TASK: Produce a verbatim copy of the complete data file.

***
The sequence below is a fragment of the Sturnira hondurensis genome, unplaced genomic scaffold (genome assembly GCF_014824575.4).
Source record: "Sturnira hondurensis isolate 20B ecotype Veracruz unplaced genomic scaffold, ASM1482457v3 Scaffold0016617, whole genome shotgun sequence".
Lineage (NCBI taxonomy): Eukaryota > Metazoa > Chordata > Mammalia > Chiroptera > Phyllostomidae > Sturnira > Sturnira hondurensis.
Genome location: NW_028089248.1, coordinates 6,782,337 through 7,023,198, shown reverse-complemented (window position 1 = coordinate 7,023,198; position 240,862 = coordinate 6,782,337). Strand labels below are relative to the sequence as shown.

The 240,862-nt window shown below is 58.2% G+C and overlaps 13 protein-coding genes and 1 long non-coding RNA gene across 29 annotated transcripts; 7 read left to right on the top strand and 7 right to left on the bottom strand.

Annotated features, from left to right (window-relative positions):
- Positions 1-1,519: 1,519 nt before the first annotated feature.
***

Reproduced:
The sequence below is a fragment of the Sturnira hondurensis genome, unplaced genomic scaffold (genome assembly GCF_014824575.4).
Source record: "Sturnira hondurensis isolate 20B ecotype Veracruz unplaced genomic scaffold, ASM1482457v3 Scaffold0016617, whole genome shotgun sequence".
Lineage (NCBI taxonomy): Eukaryota > Metazoa > Chordata > Mammalia > Chiroptera > Phyllostomidae > Sturnira > Sturnira hondurensis.
Genome location: NW_028089248.1, coordinates 6,782,337 through 7,023,198, shown reverse-complemented (window position 1 = coordinate 7,023,198; position 240,862 = coordinate 6,782,337). Strand labels below are relative to the sequence as shown.

The 240,862-nt window shown below is 58.2% G+C and overlaps 13 protein-coding genes and 1 long non-coding RNA gene across 29 annotated transcripts; 7 read left to right on the top strand and 7 right to left on the bottom strand.

Annotated features, from left to right (window-relative positions):
- Positions 1-1,519: 1,519 nt before the first annotated feature.